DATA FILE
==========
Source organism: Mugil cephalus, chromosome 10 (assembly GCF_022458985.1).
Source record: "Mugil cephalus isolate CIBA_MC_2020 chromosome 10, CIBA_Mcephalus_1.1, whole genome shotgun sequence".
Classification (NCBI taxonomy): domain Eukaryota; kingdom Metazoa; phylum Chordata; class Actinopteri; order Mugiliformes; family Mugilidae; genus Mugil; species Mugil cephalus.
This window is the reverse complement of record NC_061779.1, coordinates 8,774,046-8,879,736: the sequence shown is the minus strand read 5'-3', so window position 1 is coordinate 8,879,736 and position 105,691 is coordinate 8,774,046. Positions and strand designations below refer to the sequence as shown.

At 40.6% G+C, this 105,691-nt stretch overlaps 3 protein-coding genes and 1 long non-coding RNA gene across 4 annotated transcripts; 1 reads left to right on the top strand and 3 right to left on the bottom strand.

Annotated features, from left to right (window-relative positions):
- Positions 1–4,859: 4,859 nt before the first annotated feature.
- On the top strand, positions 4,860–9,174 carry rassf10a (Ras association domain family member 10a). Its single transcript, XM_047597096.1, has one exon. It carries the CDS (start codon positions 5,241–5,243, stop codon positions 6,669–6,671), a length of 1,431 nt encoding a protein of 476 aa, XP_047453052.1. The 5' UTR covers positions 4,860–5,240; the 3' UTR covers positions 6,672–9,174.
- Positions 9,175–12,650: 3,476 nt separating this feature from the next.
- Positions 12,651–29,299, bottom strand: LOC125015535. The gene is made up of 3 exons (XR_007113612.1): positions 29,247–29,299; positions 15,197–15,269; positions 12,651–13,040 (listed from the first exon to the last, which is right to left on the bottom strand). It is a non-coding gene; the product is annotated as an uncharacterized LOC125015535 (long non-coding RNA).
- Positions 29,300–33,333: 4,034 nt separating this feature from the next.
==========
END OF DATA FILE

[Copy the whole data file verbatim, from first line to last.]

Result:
Source organism: Mugil cephalus, chromosome 10 (assembly GCF_022458985.1).
Source record: "Mugil cephalus isolate CIBA_MC_2020 chromosome 10, CIBA_Mcephalus_1.1, whole genome shotgun sequence".
Classification (NCBI taxonomy): domain Eukaryota; kingdom Metazoa; phylum Chordata; class Actinopteri; order Mugiliformes; family Mugilidae; genus Mugil; species Mugil cephalus.
This window is the reverse complement of record NC_061779.1, coordinates 8,774,046-8,879,736: the sequence shown is the minus strand read 5'-3', so window position 1 is coordinate 8,879,736 and position 105,691 is coordinate 8,774,046. Positions and strand designations below refer to the sequence as shown.

At 40.6% G+C, this 105,691-nt stretch overlaps 3 protein-coding genes and 1 long non-coding RNA gene across 4 annotated transcripts; 1 reads left to right on the top strand and 3 right to left on the bottom strand.

Annotated features, from left to right (window-relative positions):
- Positions 1–4,859: 4,859 nt before the first annotated feature.
- On the top strand, positions 4,860–9,174 carry rassf10a (Ras association domain family member 10a). Its single transcript, XM_047597096.1, has one exon. It carries the CDS (start codon positions 5,241–5,243, stop codon positions 6,669–6,671), a length of 1,431 nt encoding a protein of 476 aa, XP_047453052.1. The 5' UTR covers positions 4,860–5,240; the 3' UTR covers positions 6,672–9,174.
- Positions 9,175–12,650: 3,476 nt separating this feature from the next.
- Positions 12,651–29,299, bottom strand: LOC125015535. The gene is made up of 3 exons (XR_007113612.1): positions 29,247–29,299; positions 15,197–15,269; positions 12,651–13,040 (listed from the first exon to the last, which is right to left on the bottom strand). It is a non-coding gene; the product is annotated as an uncharacterized LOC125015535 (long non-coding RNA).
- Positions 29,300–33,333: 4,034 nt separating this feature from the next.